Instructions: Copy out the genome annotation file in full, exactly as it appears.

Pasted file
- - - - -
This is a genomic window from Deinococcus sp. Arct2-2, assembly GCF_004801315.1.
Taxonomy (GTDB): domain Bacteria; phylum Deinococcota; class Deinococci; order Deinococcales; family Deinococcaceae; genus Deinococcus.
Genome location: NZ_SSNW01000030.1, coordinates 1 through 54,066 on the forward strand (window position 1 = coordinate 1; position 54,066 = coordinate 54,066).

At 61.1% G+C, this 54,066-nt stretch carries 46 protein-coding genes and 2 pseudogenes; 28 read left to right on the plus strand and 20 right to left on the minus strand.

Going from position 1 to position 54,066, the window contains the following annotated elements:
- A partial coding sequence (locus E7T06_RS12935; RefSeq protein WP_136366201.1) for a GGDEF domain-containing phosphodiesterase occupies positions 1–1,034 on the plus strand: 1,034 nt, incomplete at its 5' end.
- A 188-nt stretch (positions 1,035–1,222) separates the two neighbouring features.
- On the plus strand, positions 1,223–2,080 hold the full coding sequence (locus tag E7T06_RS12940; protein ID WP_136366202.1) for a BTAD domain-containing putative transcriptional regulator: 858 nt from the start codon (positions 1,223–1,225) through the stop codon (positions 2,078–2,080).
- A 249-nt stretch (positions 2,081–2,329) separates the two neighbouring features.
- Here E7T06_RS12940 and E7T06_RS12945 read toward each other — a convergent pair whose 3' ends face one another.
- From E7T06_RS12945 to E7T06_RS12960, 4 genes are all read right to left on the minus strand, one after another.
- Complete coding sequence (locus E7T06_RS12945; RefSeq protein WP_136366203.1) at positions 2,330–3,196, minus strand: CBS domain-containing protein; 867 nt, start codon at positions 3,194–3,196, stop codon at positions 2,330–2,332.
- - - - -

This is a genomic window from Deinococcus sp. Arct2-2, assembly GCF_004801315.1.
Taxonomy (GTDB): domain Bacteria; phylum Deinococcota; class Deinococci; order Deinococcales; family Deinococcaceae; genus Deinococcus.
Genome location: NZ_SSNW01000030.1, coordinates 1 through 54,066 on the forward strand (window position 1 = coordinate 1; position 54,066 = coordinate 54,066).

At 61.1% G+C, this 54,066-nt stretch carries 46 protein-coding genes and 2 pseudogenes; 28 read left to right on the plus strand and 20 right to left on the minus strand.

Going from position 1 to position 54,066, the window contains the following annotated elements:
- A partial coding sequence (locus E7T06_RS12935; RefSeq protein WP_136366201.1) for a GGDEF domain-containing phosphodiesterase occupies positions 1–1,034 on the plus strand: 1,034 nt, incomplete at its 5' end.
- A 188-nt stretch (positions 1,035–1,222) separates the two neighbouring features.
- On the plus strand, positions 1,223–2,080 hold the full coding sequence (locus tag E7T06_RS12940; protein ID WP_136366202.1) for a BTAD domain-containing putative transcriptional regulator: 858 nt from the start codon (positions 1,223–1,225) through the stop codon (positions 2,078–2,080).
- A 249-nt stretch (positions 2,081–2,329) separates the two neighbouring features.
- Here E7T06_RS12940 and E7T06_RS12945 read toward each other — a convergent pair whose 3' ends face one another.
- From E7T06_RS12945 to E7T06_RS12960, 4 genes are all read right to left on the minus strand, one after another.
- Complete coding sequence (locus E7T06_RS12945; RefSeq protein WP_136366203.1) at positions 2,330–3,196, minus strand: CBS domain-containing protein; 867 nt, start codon at positions 3,194–3,196, stop codon at positions 2,330–2,332.